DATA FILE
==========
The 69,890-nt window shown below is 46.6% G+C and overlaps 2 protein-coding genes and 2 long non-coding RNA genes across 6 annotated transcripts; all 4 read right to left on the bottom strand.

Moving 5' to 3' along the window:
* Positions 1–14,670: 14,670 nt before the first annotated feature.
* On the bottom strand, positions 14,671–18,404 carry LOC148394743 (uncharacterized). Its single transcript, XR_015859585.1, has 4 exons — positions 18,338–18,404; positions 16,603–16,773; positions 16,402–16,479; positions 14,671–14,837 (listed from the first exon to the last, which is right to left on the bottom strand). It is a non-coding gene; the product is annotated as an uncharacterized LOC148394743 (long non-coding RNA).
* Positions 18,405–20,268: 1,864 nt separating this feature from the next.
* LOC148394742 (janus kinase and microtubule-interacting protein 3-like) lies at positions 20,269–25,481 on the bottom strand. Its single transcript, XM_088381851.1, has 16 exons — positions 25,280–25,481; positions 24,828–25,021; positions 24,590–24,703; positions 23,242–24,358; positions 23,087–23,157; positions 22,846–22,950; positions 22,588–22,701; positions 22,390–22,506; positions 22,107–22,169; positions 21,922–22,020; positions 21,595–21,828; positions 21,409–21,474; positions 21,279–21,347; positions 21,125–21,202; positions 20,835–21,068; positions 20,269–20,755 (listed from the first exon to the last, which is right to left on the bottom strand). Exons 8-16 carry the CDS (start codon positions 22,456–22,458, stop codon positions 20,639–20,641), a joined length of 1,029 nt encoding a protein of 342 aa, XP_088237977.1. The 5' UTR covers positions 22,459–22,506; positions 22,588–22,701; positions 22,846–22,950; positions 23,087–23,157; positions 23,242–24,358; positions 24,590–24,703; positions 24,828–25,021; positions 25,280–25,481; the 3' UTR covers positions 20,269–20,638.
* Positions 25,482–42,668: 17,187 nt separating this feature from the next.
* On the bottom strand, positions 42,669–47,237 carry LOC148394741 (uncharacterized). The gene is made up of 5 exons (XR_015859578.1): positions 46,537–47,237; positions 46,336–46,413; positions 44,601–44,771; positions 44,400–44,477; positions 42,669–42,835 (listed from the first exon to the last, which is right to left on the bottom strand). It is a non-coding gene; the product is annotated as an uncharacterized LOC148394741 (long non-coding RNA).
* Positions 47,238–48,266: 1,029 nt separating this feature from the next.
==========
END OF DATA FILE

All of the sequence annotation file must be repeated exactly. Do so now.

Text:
The 69,890-nt window shown below is 46.6% G+C and overlaps 2 protein-coding genes and 2 long non-coding RNA genes across 6 annotated transcripts; all 4 read right to left on the bottom strand.

Moving 5' to 3' along the window:
* Positions 1–14,670: 14,670 nt before the first annotated feature.
* On the bottom strand, positions 14,671–18,404 carry LOC148394743 (uncharacterized). Its single transcript, XR_015859585.1, has 4 exons — positions 18,338–18,404; positions 16,603–16,773; positions 16,402–16,479; positions 14,671–14,837 (listed from the first exon to the last, which is right to left on the bottom strand). It is a non-coding gene; the product is annotated as an uncharacterized LOC148394743 (long non-coding RNA).
* Positions 18,405–20,268: 1,864 nt separating this feature from the next.
* LOC148394742 (janus kinase and microtubule-interacting protein 3-like) lies at positions 20,269–25,481 on the bottom strand. Its single transcript, XM_088381851.1, has 16 exons — positions 25,280–25,481; positions 24,828–25,021; positions 24,590–24,703; positions 23,242–24,358; positions 23,087–23,157; positions 22,846–22,950; positions 22,588–22,701; positions 22,390–22,506; positions 22,107–22,169; positions 21,922–22,020; positions 21,595–21,828; positions 21,409–21,474; positions 21,279–21,347; positions 21,125–21,202; positions 20,835–21,068; positions 20,269–20,755 (listed from the first exon to the last, which is right to left on the bottom strand). Exons 8-16 carry the CDS (start codon positions 22,456–22,458, stop codon positions 20,639–20,641), a joined length of 1,029 nt encoding a protein of 342 aa, XP_088237977.1. The 5' UTR covers positions 22,459–22,506; positions 22,588–22,701; positions 22,846–22,950; positions 23,087–23,157; positions 23,242–24,358; positions 24,590–24,703; positions 24,828–25,021; positions 25,280–25,481; the 3' UTR covers positions 20,269–20,638.
* Positions 25,482–42,668: 17,187 nt separating this feature from the next.
* On the bottom strand, positions 42,669–47,237 carry LOC148394741 (uncharacterized). The gene is made up of 5 exons (XR_015859578.1): positions 46,537–47,237; positions 46,336–46,413; positions 44,601–44,771; positions 44,400–44,477; positions 42,669–42,835 (listed from the first exon to the last, which is right to left on the bottom strand). It is a non-coding gene; the product is annotated as an uncharacterized LOC148394741 (long non-coding RNA).
* Positions 47,238–48,266: 1,029 nt separating this feature from the next.